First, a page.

Wednesday, November 26, 2008

CNN Ordered to Rehire 110 Workers Fired for Belonging to a Union

by James Parks, Nov 24, 2008

Photo credit: NABET-CWA Local 13

Laid-off CNN workers rallied outside the headquarters of CNN’s parent Time Warner in 2004.

This report likely won’t be on CNN’s “Headline News,” but after five years, former workers at CNN have finally gained justice. In a decision made public today, an administrative law judge ordered the network to rehire 110 workers who were fired because they were union members. CNN also was ordered to recognize the workers’ unions, National Association of Broadcast Employees and Technicians-CWA (NABET-CWA) locals 31 and 11.

Judge Arthur Amchan found that CNN violated the rights of more than 250 employees at the network’s bureaus in Washington, D.C., and New York City when it ended its subcontract with Team Video Services (TVS), whose employees were represented by NABET-CWA. He also ruled that CNN discriminated against TVS employees who wanted to continue working at CNN’s bureaus to avoid having to recognize and bargain with the union.

Ed McEwan, president of Local 11, said the decision

is a victory for workers, but one that took far too long to achieve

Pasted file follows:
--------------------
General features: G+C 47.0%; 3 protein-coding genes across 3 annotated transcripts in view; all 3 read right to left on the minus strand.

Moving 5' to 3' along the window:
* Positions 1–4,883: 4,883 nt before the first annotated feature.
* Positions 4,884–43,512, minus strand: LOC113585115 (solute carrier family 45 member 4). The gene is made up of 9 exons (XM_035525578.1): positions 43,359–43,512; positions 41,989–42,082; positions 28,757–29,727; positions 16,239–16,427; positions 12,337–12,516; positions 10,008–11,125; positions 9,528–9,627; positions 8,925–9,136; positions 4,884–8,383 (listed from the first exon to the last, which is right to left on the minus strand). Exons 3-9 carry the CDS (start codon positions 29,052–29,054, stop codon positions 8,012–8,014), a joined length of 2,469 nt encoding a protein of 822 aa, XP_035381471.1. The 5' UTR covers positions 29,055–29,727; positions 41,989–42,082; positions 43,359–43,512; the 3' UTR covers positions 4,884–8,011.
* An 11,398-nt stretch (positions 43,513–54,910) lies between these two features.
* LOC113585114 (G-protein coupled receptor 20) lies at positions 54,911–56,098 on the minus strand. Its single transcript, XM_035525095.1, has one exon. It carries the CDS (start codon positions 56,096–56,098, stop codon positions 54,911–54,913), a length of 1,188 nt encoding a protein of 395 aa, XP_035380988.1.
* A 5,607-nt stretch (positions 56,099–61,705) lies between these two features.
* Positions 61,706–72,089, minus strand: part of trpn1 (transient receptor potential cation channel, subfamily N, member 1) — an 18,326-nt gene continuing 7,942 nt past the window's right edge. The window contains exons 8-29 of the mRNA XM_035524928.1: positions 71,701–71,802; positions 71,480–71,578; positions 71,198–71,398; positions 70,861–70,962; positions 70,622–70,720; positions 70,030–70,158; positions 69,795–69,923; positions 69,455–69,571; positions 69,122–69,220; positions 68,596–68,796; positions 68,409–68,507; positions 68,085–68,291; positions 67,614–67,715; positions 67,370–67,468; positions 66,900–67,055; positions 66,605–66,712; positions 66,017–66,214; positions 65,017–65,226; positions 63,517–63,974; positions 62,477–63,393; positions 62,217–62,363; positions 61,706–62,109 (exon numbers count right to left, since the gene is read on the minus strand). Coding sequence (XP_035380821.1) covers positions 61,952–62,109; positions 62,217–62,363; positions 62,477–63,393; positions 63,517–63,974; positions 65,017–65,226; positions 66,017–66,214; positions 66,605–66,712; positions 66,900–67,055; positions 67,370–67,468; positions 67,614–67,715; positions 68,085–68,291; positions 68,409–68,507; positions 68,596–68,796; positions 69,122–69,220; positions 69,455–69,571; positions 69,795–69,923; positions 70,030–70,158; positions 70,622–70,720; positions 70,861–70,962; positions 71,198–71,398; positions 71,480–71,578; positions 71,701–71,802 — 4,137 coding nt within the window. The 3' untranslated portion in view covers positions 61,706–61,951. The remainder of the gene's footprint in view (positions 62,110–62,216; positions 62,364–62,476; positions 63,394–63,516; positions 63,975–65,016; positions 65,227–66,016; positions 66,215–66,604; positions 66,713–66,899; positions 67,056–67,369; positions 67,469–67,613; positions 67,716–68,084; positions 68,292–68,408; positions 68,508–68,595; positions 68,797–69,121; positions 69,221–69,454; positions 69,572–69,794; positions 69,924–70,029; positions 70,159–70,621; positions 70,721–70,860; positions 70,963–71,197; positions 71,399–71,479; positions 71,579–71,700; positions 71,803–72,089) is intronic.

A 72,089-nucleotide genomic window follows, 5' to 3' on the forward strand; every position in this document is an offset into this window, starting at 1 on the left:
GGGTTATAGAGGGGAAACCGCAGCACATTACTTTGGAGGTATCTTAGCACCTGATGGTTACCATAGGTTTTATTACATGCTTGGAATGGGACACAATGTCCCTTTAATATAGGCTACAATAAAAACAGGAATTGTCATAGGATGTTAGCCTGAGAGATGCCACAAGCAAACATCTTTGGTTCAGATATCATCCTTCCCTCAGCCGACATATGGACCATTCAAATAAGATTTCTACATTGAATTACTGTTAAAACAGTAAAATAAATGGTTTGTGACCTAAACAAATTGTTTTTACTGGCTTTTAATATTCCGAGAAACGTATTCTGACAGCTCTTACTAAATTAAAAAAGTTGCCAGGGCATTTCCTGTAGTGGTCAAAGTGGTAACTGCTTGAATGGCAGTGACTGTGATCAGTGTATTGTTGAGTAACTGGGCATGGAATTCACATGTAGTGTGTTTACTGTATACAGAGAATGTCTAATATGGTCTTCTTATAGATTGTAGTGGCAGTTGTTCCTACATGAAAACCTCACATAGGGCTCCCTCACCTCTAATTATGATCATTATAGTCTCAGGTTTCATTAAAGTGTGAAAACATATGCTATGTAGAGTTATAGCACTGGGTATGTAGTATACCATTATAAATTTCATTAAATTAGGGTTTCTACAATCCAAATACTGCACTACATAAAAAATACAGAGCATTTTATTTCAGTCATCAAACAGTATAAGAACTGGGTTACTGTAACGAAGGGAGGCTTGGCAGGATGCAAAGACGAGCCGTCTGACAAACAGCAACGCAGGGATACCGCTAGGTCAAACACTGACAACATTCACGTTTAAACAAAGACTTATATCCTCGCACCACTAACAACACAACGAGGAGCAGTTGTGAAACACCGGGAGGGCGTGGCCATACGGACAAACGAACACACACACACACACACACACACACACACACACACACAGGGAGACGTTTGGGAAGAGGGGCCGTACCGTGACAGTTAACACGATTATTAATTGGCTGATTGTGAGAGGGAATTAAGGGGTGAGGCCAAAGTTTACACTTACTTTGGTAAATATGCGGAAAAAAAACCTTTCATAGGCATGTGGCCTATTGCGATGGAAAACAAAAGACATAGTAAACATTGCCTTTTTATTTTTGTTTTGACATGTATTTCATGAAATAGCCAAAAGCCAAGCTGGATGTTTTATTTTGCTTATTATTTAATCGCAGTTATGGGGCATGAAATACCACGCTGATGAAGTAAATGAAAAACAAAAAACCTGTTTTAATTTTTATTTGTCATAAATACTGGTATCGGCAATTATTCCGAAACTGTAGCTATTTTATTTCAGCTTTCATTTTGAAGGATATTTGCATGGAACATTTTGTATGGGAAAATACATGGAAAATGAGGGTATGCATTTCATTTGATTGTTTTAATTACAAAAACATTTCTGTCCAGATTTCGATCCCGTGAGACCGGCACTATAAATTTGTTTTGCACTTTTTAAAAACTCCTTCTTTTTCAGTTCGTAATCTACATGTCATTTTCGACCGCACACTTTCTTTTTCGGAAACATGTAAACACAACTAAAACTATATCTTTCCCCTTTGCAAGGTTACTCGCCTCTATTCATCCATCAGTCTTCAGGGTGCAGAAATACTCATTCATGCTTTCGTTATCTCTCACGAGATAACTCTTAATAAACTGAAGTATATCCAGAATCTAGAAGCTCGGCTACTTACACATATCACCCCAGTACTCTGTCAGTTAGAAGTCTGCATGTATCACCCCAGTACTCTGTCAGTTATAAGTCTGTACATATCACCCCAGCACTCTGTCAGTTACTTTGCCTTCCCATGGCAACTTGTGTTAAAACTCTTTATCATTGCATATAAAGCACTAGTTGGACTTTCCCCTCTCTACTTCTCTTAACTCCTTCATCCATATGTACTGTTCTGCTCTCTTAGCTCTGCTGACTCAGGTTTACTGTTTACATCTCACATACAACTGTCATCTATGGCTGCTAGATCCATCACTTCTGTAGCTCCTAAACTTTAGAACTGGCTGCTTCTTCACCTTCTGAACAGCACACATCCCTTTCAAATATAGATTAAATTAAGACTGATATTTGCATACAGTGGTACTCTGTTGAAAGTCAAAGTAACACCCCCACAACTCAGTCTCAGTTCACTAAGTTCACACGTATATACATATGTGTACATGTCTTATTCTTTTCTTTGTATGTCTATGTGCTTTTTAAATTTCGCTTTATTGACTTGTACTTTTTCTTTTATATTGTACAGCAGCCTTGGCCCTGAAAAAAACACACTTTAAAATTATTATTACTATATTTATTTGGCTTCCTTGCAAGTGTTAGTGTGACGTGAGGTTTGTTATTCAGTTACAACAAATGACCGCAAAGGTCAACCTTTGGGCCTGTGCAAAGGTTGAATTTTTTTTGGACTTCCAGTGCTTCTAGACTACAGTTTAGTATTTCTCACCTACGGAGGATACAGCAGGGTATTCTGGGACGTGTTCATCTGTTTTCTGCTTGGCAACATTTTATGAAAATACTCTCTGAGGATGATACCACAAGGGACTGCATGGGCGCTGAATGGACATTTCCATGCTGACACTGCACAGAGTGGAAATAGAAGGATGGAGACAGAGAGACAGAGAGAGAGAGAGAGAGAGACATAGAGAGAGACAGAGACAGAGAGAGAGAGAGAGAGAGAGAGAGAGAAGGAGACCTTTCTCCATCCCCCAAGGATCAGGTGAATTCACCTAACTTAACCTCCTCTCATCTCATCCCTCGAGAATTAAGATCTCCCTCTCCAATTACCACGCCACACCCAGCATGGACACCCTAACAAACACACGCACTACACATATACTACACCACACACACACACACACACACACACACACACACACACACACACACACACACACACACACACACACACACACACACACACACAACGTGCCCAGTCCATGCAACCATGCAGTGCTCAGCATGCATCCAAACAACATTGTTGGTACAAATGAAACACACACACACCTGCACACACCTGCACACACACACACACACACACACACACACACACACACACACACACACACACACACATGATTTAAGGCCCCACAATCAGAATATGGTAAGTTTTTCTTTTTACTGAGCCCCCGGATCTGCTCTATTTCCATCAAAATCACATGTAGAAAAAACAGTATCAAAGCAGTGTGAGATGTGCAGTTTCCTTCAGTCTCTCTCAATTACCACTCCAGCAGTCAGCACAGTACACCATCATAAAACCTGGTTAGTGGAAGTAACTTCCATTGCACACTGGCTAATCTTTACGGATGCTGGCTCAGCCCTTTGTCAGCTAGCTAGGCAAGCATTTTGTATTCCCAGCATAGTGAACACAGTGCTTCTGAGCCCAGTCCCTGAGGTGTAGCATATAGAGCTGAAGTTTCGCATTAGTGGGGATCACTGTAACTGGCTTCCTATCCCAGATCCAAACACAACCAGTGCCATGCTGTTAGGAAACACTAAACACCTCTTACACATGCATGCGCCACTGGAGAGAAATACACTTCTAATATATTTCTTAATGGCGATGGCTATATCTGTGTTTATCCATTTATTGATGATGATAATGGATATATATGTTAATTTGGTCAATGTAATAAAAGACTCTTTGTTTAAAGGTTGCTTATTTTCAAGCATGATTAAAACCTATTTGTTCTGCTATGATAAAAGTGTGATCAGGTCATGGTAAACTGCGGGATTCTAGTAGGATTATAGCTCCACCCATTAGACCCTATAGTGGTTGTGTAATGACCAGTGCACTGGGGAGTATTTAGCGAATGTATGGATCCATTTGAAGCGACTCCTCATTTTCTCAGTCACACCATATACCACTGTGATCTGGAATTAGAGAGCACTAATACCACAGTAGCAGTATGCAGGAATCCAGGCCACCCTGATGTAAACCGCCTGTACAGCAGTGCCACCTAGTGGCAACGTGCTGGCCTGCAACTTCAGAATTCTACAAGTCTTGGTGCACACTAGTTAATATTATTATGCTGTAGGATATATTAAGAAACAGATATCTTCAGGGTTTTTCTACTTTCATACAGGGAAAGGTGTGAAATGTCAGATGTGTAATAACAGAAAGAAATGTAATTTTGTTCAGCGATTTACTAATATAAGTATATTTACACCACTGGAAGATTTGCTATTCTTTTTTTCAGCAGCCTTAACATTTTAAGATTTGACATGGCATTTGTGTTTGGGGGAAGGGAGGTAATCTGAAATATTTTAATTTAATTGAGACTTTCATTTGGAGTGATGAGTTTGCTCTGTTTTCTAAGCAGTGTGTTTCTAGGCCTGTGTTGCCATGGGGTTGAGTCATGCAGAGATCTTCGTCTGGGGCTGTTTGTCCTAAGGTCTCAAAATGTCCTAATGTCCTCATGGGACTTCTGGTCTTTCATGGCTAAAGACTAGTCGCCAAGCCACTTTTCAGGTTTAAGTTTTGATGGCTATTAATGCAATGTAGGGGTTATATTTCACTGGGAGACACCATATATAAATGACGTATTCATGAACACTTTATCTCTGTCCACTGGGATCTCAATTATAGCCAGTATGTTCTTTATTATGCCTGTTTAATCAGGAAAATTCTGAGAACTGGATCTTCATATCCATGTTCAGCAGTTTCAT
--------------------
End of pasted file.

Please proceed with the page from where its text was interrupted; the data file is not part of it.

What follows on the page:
because of our broken labor laws. Everyone in America should know that
the network management we rely on to bring us the news are not above the
illegal practices that they headline on a regular basis. From the very
beginning we promised our members that “we will not forget.” We didn’t,
and we’re keeping up the fight until fairness is fully won.

For more than 20 years, CNN subcontracted the technical work of broadcasting news and programming from its Washington, D.C., and New York bureaus to a series of subcontractors. The employees of these subcontractors, who were always represented by NABET-CWA, provided the video and sound for many of CNN’s most recognized programs, including “Larry King Live” and “Lou Dobbs Tonight.” But in 2003 and 2004, CNN terminated its deal with the last subcontractor, TVS, and announced that the network would hire its own employees to provide these services.

In his 169-page decision, Judge Amchan found that CNN and TVS were joint employers of the subcontractor’s employees and were obligated to recognize and bargain with NABET-CWA over the decision to terminate the subcontract, as well as the decision to hire new employees.

CNN’s new hiring scheme was a sham, Amchan ruled, one the network used to discriminate against TVS employees who belonged to NABET-CWA. He ordered the network to reinstate with full back pay more than 110 employees, to train those rehired, if necessary, and to recognize the unions in New York and Washington, D.C.

Local 31 President Carl Mayers says the workers deserve the credit for this victory:

It is a great victory for all union workers and would not have been possible without the hard work and courage of the members that were terminated by CNN as well as those that remained and never gave up hope.

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